A new study indicates that persistent inflammation is linked to anhedonia, a stubborn symptom of depression defined as the inability to experience pleasure.
The condition significantly weakens the brain’s reward system, the driving force that motivates us to accomplish things.
The findings add to the growing body of research showing that certain forms of depression are tied closely to inflammation. In fact, it has been found that about one-third of people with depression have markers of high levels of inflammation in their blood.
Anhedonia is a core symptom of depression that is particularly difficult to treat, says lead author Jennifer Felger, Ph.D., assistant professor of psychiatry and behavioral sciences at Emory University School of Medicine and Winship Cancer Institute.
“Some patients taking antidepressants continue to suffer from anhedonia,” Felger said. “Our data suggest that by blocking inflammation or its effects on the brain, we may be able to reverse anhedonia and help depressed individuals who fail to respond to antidepressants.”
In a brain imaging study of 48 patients with depression, high levels of the inflammatory marker CRP (C-reactive protein) were linked with a “failure to communicate” between regions of the brain important for motivation and reward.
While observing a brain with magnetic resonance imaging, neuroscientists can infer that two regions of the brain are talking to each other by whether they light up at the same time or in the same patterns, even when someone is not doing anything in particular. They describe this as “functional connectivity.”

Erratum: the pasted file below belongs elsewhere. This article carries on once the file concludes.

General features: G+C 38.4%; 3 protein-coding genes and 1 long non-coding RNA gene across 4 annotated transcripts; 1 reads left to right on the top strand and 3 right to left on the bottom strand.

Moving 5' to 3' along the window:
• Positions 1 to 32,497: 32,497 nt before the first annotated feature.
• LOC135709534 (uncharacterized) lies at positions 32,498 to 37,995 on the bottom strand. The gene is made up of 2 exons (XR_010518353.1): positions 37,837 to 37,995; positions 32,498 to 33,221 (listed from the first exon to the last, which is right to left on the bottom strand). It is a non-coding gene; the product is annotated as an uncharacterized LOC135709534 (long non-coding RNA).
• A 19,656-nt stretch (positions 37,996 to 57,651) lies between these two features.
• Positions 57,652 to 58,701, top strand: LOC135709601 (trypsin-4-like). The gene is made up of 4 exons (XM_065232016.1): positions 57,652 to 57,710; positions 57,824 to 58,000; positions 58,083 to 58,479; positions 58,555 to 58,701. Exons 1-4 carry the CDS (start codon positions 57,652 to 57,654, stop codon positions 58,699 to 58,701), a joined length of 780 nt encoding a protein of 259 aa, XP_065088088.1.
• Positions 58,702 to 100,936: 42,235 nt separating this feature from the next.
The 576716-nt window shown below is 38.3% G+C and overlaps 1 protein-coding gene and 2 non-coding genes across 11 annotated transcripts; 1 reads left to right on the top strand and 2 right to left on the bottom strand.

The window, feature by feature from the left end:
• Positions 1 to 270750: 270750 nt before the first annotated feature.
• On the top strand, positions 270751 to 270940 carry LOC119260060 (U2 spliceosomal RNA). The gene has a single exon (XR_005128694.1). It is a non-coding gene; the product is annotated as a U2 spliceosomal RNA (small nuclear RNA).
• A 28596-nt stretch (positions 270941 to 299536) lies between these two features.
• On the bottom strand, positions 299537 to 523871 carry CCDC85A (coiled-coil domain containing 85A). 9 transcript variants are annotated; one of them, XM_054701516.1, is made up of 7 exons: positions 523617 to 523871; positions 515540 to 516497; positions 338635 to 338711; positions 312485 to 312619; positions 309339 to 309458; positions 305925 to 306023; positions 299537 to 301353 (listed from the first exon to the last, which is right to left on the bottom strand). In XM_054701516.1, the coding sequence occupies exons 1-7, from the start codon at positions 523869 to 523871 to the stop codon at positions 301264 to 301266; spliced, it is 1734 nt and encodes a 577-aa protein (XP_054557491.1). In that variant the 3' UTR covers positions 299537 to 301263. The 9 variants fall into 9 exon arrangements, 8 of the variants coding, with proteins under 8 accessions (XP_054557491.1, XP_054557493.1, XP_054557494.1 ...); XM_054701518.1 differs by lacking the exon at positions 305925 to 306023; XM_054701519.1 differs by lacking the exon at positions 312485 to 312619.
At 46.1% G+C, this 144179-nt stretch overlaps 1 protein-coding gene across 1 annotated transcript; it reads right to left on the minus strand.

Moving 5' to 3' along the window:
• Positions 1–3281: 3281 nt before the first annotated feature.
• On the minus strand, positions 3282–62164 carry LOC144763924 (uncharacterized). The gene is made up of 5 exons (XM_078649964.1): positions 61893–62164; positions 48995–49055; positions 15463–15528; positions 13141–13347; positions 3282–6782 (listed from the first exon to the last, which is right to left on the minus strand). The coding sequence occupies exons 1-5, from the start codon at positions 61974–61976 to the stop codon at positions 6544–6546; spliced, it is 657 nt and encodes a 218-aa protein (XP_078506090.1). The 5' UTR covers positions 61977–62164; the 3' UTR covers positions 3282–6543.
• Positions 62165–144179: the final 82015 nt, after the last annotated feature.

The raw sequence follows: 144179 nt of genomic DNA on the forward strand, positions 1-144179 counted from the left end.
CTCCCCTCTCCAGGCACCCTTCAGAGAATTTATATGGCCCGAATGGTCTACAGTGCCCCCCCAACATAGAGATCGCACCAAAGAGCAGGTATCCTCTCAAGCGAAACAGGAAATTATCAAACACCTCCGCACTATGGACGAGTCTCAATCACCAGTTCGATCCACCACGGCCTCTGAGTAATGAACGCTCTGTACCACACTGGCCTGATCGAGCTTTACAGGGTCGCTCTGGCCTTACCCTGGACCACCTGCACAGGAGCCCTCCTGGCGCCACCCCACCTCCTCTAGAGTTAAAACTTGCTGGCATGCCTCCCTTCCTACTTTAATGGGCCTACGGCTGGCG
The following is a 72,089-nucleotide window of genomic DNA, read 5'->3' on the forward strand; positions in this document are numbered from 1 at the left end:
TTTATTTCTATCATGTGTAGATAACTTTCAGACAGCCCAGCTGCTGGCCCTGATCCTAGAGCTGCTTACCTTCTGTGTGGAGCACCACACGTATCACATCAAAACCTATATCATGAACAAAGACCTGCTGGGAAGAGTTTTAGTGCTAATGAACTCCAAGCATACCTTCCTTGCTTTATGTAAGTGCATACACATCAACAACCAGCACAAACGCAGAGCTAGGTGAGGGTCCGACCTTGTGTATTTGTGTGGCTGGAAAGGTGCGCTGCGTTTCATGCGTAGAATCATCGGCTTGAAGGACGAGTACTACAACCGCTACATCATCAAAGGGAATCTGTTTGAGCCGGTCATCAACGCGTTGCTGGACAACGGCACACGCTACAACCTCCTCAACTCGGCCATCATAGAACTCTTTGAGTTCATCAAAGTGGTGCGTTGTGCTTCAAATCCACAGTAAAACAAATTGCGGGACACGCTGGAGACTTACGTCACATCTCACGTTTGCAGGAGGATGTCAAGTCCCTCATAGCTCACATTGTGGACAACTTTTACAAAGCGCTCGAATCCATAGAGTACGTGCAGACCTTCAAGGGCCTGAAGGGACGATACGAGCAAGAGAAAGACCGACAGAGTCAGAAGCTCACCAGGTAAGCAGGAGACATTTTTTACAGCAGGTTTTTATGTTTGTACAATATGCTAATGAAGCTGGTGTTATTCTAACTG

In patients with high CRP, the researchers observed a lack of connectivity between the ventromedial prefrontal cortex and the ventral striatum. In contrast, patients with low CRP had robust connectivity.
“We were interested in these regions of the brain because of their known importance for response to reward,” she said. “In addition, we had seen reduced activation of these areas in people receiving immuno-stimulatory treatments for hepatitis C virus or cancer, which suggested that they may be sensitive to inflammation.”
High CRP levels were also linked to patients’ reports of anhedonia: an inability to derive enjoyment from everyday activities, such as food or time with family and friends. Low connectivity between another region of the striatum and the ventromedial prefrontal cortex was linked to a different symptom: slow motor function, as measured by finger tapping speed.
During the brain imaging portion of the study, participants were not taking antidepressants, anti-inflammatory drugs, or other medications for at least four weeks, and CRP was measured on repeat visits to make sure its levels were stable.
An earlier study of people with difficult-to-treat depression found that those with high inflammation (as measured with CRP), improved in response to the anti-inflammatory antibody infliximab.
In future research, Felger would like to test whether L-DOPA, a medicine that targets the brain chemical dopamine, can increase connectivity in reward-related brain regions in patients with high-inflammation depression. This upcoming study is being supported by the Dana Foundation.
Felger’s previous research in non-human primates suggests that inflammation leads to reduced dopamine release. L-DOPA is a precursor for dopamine and often given to people with Parkinson’s disease.
“We hope our investigations may lead to new therapies to treat anhedonia in high-inflammation depression,” she said.
The results are published online in the journal Molecular Psychiatry.